• the storyteller's regaling about the swashbuckling, chatty cliff-top duel between caricatured drunken Spanish master swordsman Inigo Montoya (Mandy Patinkin) and the mysterious masked Man in Black named Dread Pirate Roberts (Cary Elwes - Westley in disguise) - with clever-thinking Inigo's switch of his sword from his left hand to his better right hand ("I am not left-handed") and the Man in Black's reply: "I'm not left-handed either..."
  • the dreaded 'Fire Swamp' (with giant rodents and quicksand)
  • the characters of exiled, cynical magician Miracle Max (Billy Crystal) and his screeching wife Valerie (Carol Kane), and Max's famous line: "Have fun storming the castle!"
  • Inigo's vengeful quote to six-fingered Count Tyrone Rugen (Christopher Guest): "Hello. My name is Inigo Montoya. You killed my father. Prepare to die"
  • the fairytale ending with a successful rescue and romantic kiss (described by the Grandfather as "Since the invention of the kiss, there have been five kisses that were rated the most passionate, the most pure. This one left them all behind -- THE END")
  • the Grandson's bedtime request to have the story read again the next day - and the Grandfather's reply: "As you wish"

The Prisoner of Zenda (1937)

In director John Cromwell's and David O. Selznick's classic production of Anthony Hope's swashbuckling adventure:

  • the romantic pairing of Rudolph/King Rudolf (Ronald Colman) and Princess Flavia (Madeleine Carroll), especially in their garden scene together
  • the exciting swordfight (with cross-cut dialogue) between impersonating King Rudolf and villain Rupert (Douglas Fairbanks, Jr.)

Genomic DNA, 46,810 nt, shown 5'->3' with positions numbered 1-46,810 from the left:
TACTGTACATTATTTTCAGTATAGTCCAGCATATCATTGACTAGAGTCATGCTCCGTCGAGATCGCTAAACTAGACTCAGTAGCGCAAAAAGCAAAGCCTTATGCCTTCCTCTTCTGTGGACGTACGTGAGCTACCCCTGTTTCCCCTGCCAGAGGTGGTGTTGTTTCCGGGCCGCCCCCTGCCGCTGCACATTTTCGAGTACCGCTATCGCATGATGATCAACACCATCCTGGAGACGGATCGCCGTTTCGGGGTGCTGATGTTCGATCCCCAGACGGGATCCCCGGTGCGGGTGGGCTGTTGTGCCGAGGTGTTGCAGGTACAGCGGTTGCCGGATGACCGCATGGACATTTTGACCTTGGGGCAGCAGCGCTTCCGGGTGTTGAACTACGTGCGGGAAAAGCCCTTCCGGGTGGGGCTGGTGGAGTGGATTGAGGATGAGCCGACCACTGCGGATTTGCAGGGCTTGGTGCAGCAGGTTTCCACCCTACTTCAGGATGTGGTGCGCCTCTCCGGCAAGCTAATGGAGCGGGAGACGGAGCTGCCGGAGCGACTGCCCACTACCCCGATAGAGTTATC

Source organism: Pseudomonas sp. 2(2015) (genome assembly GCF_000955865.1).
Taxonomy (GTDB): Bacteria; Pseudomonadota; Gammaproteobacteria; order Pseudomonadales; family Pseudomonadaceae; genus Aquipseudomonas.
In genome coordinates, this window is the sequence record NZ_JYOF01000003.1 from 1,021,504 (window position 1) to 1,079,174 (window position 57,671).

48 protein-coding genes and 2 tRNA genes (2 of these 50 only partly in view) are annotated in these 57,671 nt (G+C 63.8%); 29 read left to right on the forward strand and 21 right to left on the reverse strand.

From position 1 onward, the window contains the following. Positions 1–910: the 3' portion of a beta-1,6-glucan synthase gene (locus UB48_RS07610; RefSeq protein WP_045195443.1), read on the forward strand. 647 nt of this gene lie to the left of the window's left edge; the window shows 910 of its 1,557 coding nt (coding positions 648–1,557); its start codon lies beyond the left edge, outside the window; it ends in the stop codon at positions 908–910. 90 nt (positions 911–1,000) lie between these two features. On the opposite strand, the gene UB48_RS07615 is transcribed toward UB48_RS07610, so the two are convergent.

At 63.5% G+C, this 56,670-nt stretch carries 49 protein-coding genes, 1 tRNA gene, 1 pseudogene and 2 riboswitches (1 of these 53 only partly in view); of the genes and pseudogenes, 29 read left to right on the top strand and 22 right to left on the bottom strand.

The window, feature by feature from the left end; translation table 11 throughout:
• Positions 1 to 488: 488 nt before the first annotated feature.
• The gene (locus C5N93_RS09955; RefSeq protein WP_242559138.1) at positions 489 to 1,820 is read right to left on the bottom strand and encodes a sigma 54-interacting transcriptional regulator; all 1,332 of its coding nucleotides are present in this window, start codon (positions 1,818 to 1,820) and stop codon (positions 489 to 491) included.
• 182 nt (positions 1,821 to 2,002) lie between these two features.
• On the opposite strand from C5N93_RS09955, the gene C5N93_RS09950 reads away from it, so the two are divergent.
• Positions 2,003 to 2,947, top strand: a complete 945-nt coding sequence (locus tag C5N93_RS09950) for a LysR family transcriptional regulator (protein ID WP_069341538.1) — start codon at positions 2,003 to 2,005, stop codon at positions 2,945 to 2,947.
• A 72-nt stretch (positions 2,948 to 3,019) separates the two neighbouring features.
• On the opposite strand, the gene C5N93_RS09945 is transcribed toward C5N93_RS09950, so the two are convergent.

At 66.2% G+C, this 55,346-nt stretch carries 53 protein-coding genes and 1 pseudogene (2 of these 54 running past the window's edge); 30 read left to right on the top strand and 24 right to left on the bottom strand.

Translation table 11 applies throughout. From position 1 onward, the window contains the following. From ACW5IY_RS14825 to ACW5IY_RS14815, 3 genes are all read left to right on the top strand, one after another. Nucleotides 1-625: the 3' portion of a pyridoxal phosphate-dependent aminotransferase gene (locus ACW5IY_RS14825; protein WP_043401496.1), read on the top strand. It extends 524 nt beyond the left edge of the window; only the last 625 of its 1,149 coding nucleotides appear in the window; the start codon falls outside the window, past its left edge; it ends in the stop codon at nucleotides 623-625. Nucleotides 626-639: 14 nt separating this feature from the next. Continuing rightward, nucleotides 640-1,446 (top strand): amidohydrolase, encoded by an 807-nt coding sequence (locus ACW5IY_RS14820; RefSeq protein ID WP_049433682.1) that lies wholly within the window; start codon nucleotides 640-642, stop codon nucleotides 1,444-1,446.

• the final departure scene between the two lovers

Private Benjamin (1980)

In Howard Zieff's comedy:

  • Best Actress-nominated Goldie Hawn as pampered, naive socialite Judy Benjamin, who randomly joined the Army after her husband Yale (Albert Brooks) died in bed on her wedding night
  • her hysterically clueless complaints to her harsh, strict commanding officer Capt. Doreen Lewis (Oscar-nominated Eileen Brennan): "See, I did join the Army, but I joined a different Army. I joined the one with the condos and the private rooms...To be truthful with you, I can't sleep in a room with 20 strangers...And I mean look at this place. The army couldn't afford drapes? I'll be up at the crack of dawn here!"
  • Lewis' response to Pvt. Benjamin's complaints about the dirty bathroom -- forcing her to scrub them with nothing but her electric tooth-brush
  • the practical joke revenge against Lewis - blue dye in the shower nozzle, forcing her to wear clown-white makeup during the enlisted soldier graduation
  • Benjamin's single-handed capture of the entire Red team in an Army training exercise
  • her rebuffing of a General's sexual advances
  • her marriage over the Army's objections to French artist Henri Alan Tremont (Armand Assante in his first major film role)
  • the famous closing long shot of her walking away from the altar in her wedding dress when she discovered Henri's male chauvinism and unfaithfulness with his ex-lover

(alphabetical by film title)

Intro | Quiz | A1 | A2 | A3 | A4 | B1 | B2 | B3 | B4 | B5 | B6 | B7 | C1 | C2 | C3 | C4 | C5 | D1 | D2 | D3 | D4 | E
F1 | F2 | F3 | F4 | G1 | G2 | G3 | G4 | H1 | H2 | H3 | I1 | I2 | I3 | J | K | L1 | L2 | L3 | L4 | M1 | M2 | M3
| M5 | M6 | N1 | N2 | N3 | O1 | O2 | P1 | P2 | P3 | P4 | P5Q | R1 | R2 | R3 | R4
S1 | S2 | S3 | S4 | S5 | S6 | S7 | S8 | S9 | T1 | T2 | T3 | T4 | T5 | U | V | W1 | W2 | W3 | W4 | YZ

Previous Page Next Page